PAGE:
“Money laundering” is the term used to refer to a broad category of offenses that involves financial transactions with funds or monetary instruments gained through criminal activity.” (Money Laundering Working Group. Summary of Findings). The law is very specific as in this area and according to the Title 18 of the U.S. Code, there are four different types of money laundering violations. The subsection a)(1) of 18 U.S.C. 1956 considers it illegal to conduct a financial transaction from unscrupulous origins or those known to be from specified unlawful activity. (Money Laundering Working Group. Summary of Findings).
This definition evolves through time and Wikipedia states that it has expanded to ways in which criminals process these “dirty” money, generated illegally through several transmissions and deals such that the source is illegally hidden and the money seems clean funds or assets. This is accomplished through tax evasion or false accounting. Thus, with this definition, the term money laundering has come to widen in scope and not just limited to large amounts of money. Private individuals, corrupt officials, members of organized crimes can practice it. (Wikipedia).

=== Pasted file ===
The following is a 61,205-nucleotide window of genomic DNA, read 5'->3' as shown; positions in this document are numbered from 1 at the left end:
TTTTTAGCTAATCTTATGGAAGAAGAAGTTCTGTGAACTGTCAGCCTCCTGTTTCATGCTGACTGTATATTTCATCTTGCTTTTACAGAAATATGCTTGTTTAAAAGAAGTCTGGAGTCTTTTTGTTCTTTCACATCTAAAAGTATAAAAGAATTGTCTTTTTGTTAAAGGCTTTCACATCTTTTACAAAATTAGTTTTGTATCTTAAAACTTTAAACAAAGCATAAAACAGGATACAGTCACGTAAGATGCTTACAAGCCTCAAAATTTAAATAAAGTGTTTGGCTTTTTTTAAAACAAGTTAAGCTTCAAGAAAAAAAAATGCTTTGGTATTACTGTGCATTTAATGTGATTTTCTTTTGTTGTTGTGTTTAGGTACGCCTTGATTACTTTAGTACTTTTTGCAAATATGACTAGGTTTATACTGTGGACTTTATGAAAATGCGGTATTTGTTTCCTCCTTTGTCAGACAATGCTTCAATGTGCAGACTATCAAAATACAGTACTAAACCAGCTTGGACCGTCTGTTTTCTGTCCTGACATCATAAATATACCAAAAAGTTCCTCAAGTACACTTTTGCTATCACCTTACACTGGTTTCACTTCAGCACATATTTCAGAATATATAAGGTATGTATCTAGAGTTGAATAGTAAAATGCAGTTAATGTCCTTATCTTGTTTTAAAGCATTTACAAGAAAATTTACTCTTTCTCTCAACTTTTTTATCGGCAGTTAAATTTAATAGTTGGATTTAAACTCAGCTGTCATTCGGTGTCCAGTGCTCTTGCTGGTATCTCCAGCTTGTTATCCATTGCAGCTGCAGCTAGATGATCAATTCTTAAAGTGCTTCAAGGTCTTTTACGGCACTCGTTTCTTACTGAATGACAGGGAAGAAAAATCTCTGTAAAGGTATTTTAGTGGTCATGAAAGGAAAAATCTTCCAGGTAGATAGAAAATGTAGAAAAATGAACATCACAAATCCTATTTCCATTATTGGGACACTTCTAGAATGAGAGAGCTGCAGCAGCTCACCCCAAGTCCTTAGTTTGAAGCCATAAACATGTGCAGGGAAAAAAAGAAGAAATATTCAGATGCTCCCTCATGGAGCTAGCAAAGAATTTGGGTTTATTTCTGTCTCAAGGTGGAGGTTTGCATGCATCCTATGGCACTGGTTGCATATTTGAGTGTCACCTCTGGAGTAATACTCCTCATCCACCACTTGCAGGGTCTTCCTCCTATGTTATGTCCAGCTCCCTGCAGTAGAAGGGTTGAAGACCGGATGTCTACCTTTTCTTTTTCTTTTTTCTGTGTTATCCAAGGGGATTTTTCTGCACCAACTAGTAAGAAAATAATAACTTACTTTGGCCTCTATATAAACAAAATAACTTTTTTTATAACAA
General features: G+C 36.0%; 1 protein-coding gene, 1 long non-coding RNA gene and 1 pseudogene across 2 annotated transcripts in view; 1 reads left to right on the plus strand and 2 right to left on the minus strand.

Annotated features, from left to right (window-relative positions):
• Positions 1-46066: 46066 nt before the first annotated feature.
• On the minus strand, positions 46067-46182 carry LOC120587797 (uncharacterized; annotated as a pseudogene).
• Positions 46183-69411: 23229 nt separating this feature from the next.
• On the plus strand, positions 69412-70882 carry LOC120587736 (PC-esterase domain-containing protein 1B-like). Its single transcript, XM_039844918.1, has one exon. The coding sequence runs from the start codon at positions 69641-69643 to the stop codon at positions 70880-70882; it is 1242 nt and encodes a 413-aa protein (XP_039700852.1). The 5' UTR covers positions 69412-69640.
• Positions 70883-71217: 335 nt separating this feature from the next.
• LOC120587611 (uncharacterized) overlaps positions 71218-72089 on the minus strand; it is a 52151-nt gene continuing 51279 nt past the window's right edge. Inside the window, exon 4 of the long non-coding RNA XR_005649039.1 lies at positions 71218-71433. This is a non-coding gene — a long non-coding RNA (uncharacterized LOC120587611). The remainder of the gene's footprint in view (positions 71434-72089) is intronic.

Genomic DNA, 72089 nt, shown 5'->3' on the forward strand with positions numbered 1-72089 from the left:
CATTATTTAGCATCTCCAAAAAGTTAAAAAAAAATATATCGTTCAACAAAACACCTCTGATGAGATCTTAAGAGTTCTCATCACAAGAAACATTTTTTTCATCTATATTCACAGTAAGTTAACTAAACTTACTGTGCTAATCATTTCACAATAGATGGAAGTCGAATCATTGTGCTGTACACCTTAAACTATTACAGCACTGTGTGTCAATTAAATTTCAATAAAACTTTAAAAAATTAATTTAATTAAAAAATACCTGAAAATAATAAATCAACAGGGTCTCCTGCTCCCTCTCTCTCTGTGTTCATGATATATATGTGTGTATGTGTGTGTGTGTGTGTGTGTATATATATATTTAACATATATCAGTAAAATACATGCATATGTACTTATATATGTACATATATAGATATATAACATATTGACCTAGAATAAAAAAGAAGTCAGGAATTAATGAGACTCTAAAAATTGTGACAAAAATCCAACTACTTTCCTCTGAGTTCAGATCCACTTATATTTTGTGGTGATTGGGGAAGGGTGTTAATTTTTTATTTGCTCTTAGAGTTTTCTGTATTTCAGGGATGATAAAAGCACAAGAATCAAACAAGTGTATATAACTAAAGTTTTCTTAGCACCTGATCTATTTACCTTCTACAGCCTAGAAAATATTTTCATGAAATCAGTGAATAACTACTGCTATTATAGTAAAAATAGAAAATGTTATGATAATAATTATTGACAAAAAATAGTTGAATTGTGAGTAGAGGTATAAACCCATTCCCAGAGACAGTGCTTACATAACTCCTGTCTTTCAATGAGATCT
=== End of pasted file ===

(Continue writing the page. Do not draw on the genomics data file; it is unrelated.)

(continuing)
Mores specifically, money laundering is a term usually used to describe the ways in which criminals process illegal or “dirty” money derived from the proceeds of any illegal activity through a succession of transfers and deals until the source of illegally acquired funds is obscured and the money takes on the appearance of clean funds or assets. Money laundering is also the process by which the true ownership of those proceeds, are changed so that the proceeds appear to come from a legitimate source. (HM Treasury)
Criminals who make money from drug dealing, smuggling, robbery, prostitution, fraud and other crimes need to find ways to make their activities appear valid and legal. One way of doing this is to place the money with banks or other financial services firms. This way they are able to hide the money that they can safely get later.
The ability to launder the proceeds of crime is vital to the success of criminal operations. Anti-Money Laundering (AML) laws and systems are aimed at preventing criminals from being able to benefit from their actions, and at taking the profit out of crime. Under the said Act, someone is engaged in money laundering if they: